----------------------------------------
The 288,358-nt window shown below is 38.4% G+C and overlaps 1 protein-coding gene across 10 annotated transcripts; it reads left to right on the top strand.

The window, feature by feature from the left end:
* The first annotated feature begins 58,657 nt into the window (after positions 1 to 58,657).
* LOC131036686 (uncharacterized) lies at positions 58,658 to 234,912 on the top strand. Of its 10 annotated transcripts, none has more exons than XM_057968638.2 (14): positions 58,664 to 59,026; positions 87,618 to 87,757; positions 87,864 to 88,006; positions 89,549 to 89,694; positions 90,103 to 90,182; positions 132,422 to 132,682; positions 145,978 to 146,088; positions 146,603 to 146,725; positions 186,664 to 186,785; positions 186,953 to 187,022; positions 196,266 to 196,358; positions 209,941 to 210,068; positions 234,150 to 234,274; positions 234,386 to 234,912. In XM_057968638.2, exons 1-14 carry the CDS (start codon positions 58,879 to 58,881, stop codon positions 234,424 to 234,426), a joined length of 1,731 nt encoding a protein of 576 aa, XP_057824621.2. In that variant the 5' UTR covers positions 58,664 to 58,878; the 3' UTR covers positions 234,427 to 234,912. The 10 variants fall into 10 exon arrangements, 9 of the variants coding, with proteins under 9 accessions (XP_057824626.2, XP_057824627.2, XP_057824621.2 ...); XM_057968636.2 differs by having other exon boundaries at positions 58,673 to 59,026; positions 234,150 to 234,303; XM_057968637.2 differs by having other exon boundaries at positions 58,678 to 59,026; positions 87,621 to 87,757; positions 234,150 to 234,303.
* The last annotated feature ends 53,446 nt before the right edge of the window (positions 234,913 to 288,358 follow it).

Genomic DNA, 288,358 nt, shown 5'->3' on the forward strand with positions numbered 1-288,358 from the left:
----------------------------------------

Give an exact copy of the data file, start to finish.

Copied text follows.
The 288,358-nt window shown below is 38.4% G+C and overlaps 1 protein-coding gene across 10 annotated transcripts; it reads left to right on the top strand.

The window, feature by feature from the left end:
* The first annotated feature begins 58,657 nt into the window (after positions 1 to 58,657).
* LOC131036686 (uncharacterized) lies at positions 58,658 to 234,912 on the top strand. Of its 10 annotated transcripts, none has more exons than XM_057968638.2 (14): positions 58,664 to 59,026; positions 87,618 to 87,757; positions 87,864 to 88,006; positions 89,549 to 89,694; positions 90,103 to 90,182; positions 132,422 to 132,682; positions 145,978 to 146,088; positions 146,603 to 146,725; positions 186,664 to 186,785; positions 186,953 to 187,022; positions 196,266 to 196,358; positions 209,941 to 210,068; positions 234,150 to 234,274; positions 234,386 to 234,912. In XM_057968638.2, exons 1-14 carry the CDS (start codon positions 58,879 to 58,881, stop codon positions 234,424 to 234,426), a joined length of 1,731 nt encoding a protein of 576 aa, XP_057824621.2. In that variant the 5' UTR covers positions 58,664 to 58,878; the 3' UTR covers positions 234,427 to 234,912. The 10 variants fall into 10 exon arrangements, 9 of the variants coding, with proteins under 9 accessions (XP_057824626.2, XP_057824627.2, XP_057824621.2 ...); XM_057968636.2 differs by having other exon boundaries at positions 58,673 to 59,026; positions 234,150 to 234,303; XM_057968637.2 differs by having other exon boundaries at positions 58,678 to 59,026; positions 87,621 to 87,757; positions 234,150 to 234,303.
* The last annotated feature ends 53,446 nt before the right edge of the window (positions 234,913 to 288,358 follow it).

Genomic DNA, 288,358 nt, shown 5'->3' on the forward strand with positions numbered 1-288,358 from the left: